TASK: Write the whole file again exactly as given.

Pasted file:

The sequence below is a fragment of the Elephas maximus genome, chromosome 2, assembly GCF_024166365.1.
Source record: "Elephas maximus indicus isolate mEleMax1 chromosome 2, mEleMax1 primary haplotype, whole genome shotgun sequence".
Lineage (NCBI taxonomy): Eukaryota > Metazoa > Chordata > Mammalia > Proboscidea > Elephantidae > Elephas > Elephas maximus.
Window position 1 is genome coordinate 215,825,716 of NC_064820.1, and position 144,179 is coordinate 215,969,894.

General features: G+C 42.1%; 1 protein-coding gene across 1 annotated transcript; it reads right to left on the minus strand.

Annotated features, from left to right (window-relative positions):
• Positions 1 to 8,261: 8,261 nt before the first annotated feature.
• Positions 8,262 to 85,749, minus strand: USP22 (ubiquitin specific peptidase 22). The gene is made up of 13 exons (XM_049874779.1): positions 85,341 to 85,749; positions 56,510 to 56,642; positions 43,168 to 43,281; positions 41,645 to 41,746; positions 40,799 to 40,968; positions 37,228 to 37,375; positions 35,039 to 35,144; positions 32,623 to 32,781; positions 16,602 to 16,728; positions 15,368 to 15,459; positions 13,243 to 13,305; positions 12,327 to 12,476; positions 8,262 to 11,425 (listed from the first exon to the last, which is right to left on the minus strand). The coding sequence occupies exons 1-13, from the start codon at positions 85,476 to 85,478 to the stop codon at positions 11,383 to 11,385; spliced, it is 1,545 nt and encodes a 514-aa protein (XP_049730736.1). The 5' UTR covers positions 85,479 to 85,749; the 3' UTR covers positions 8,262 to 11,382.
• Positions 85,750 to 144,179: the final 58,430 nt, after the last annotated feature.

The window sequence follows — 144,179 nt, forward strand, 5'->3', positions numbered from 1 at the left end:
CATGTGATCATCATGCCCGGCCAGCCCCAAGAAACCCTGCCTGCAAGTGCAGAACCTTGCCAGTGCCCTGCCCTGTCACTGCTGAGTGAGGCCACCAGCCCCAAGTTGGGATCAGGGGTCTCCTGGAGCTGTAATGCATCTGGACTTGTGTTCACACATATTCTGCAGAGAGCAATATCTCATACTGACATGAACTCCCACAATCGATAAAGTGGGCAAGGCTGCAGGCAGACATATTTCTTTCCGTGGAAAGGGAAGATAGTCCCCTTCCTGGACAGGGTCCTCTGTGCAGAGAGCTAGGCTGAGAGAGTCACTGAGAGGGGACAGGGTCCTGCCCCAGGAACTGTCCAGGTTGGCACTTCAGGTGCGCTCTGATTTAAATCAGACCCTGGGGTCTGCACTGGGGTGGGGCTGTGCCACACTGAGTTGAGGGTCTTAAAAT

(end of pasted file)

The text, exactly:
The sequence below is a fragment of the Elephas maximus genome, chromosome 2, assembly GCF_024166365.1.
Source record: "Elephas maximus indicus isolate mEleMax1 chromosome 2, mEleMax1 primary haplotype, whole genome shotgun sequence".
Lineage (NCBI taxonomy): Eukaryota > Metazoa > Chordata > Mammalia > Proboscidea > Elephantidae > Elephas > Elephas maximus.
Window position 1 is genome coordinate 215,825,716 of NC_064820.1, and position 144,179 is coordinate 215,969,894.

General features: G+C 42.1%; 1 protein-coding gene across 1 annotated transcript; it reads right to left on the minus strand.

Annotated features, from left to right (window-relative positions):
• Positions 1 to 8,261: 8,261 nt before the first annotated feature.
• Positions 8,262 to 85,749, minus strand: USP22 (ubiquitin specific peptidase 22). The gene is made up of 13 exons (XM_049874779.1): positions 85,341 to 85,749; positions 56,510 to 56,642; positions 43,168 to 43,281; positions 41,645 to 41,746; positions 40,799 to 40,968; positions 37,228 to 37,375; positions 35,039 to 35,144; positions 32,623 to 32,781; positions 16,602 to 16,728; positions 15,368 to 15,459; positions 13,243 to 13,305; positions 12,327 to 12,476; positions 8,262 to 11,425 (listed from the first exon to the last, which is right to left on the minus strand). The coding sequence occupies exons 1-13, from the start codon at positions 85,476 to 85,478 to the stop codon at positions 11,383 to 11,385; spliced, it is 1,545 nt and encodes a 514-aa protein (XP_049730736.1). The 5' UTR covers positions 85,479 to 85,749; the 3' UTR covers positions 8,262 to 11,382.
• Positions 85,750 to 144,179: the final 58,430 nt, after the last annotated feature.

The window sequence follows — 144,179 nt, forward strand, 5'->3', positions numbered from 1 at the left end:
CATGTGATCATCATGCCCGGCCAGCCCCAAGAAACCCTGCCTGCAAGTGCAGAACCTTGCCAGTGCCCTGCCCTGTCACTGCTGAGTGAGGCCACCAGCCCCAAGTTGGGATCAGGGGTCTCCTGGAGCTGTAATGCATCTGGACTTGTGTTCACACATATTCTGCAGAGAGCAATATCTCATACTGACATGAACTCCCACAATCGATAAAGTGGGCAAGGCTGCAGGCAGACATATTTCTTTCCGTGGAAAGGGAAGATAGTCCCCTTCCTGGACAGGGTCCTCTGTGCAGAGAGCTAGGCTGAGAGAGTCACTGAGAGGGGACAGGGTCCTGCCCCAGGAACTGTCCAGGTTGGCACTTCAGGTGCGCTCTGATTTAAATCAGACCCTGGGGTCTGCACTGGGGTGGGGCTGTGCCACACTGAGTTGAGGGTCTTAAAAT